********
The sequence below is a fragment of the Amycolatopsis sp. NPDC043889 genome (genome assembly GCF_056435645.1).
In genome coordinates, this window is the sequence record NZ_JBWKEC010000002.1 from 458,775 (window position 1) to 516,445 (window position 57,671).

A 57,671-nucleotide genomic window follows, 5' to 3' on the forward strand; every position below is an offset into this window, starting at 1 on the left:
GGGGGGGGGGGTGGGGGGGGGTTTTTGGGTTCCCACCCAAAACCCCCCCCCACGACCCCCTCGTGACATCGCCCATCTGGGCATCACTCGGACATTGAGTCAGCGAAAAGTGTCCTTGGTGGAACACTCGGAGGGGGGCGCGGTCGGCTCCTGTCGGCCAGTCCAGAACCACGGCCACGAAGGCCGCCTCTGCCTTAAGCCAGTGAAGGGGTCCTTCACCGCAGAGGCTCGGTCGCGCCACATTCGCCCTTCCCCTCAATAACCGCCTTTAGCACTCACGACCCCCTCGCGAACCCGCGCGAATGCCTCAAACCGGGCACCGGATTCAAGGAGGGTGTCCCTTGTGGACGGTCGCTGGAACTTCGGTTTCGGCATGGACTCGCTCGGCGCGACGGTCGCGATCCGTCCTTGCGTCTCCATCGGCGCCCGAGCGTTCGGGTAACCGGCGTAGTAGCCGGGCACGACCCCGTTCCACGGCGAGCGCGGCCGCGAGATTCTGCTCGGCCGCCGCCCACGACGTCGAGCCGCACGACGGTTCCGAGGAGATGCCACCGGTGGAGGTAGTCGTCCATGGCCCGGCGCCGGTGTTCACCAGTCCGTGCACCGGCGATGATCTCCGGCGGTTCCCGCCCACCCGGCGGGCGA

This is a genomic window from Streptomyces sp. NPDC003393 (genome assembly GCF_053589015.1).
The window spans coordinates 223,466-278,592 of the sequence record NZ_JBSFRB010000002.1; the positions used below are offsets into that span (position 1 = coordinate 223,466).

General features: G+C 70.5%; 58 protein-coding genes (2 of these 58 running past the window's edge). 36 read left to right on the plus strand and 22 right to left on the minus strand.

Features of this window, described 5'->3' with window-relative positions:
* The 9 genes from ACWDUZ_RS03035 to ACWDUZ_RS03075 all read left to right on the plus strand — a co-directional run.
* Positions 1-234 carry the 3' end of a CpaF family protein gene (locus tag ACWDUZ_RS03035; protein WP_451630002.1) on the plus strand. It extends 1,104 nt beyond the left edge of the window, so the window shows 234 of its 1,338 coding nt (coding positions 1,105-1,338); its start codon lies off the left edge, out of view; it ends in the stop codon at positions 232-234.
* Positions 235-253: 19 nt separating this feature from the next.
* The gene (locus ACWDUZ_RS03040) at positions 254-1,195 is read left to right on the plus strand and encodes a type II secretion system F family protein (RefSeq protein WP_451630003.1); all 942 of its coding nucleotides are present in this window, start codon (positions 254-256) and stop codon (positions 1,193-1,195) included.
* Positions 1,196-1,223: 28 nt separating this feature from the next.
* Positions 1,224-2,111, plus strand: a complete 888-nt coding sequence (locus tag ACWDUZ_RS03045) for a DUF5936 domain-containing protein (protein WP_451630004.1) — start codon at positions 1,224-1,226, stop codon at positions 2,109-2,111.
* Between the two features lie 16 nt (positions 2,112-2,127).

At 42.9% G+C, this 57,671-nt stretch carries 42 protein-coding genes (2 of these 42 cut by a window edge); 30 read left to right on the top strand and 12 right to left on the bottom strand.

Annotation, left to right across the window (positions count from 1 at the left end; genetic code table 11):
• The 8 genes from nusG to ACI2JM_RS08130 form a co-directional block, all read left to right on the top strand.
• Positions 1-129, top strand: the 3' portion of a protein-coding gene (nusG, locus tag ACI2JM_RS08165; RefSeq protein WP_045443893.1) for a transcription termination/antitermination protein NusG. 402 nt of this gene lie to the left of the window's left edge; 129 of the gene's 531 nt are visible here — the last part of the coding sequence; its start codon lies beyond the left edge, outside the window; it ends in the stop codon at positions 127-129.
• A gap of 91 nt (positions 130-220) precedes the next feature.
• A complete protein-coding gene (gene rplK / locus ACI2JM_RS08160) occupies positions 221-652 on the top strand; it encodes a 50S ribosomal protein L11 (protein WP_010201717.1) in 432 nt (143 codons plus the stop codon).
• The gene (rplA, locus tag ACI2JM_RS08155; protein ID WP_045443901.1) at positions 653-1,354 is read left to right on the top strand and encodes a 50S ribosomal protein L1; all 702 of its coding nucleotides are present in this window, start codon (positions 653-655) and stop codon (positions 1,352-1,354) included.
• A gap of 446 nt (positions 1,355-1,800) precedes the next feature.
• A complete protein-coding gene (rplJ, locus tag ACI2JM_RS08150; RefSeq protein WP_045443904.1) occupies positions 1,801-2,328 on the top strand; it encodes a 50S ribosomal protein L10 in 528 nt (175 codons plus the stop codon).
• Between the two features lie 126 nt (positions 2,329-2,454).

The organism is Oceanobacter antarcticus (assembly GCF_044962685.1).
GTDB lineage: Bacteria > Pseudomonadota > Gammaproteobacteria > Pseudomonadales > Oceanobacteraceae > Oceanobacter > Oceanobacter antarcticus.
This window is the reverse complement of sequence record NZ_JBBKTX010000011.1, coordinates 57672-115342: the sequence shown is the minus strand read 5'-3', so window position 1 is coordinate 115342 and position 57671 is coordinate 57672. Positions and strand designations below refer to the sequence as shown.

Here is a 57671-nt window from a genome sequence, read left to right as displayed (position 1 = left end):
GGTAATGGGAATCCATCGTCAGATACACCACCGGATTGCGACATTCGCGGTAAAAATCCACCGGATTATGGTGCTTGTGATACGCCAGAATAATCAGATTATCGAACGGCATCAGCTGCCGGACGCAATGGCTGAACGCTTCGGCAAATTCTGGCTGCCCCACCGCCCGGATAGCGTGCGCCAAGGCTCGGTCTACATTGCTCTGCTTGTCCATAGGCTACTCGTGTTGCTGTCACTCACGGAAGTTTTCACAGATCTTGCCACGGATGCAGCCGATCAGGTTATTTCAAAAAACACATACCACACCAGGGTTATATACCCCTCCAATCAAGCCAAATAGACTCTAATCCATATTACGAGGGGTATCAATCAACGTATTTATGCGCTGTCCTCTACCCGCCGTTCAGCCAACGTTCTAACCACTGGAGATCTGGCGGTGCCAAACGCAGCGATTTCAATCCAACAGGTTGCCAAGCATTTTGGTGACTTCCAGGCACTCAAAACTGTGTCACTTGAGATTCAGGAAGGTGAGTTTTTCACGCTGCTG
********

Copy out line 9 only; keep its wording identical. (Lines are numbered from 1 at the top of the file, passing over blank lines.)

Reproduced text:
* The 9 genes from ACWDUZ_RS03035 to ACWDUZ_RS03075 all read left to right on the plus strand — a co-directional run.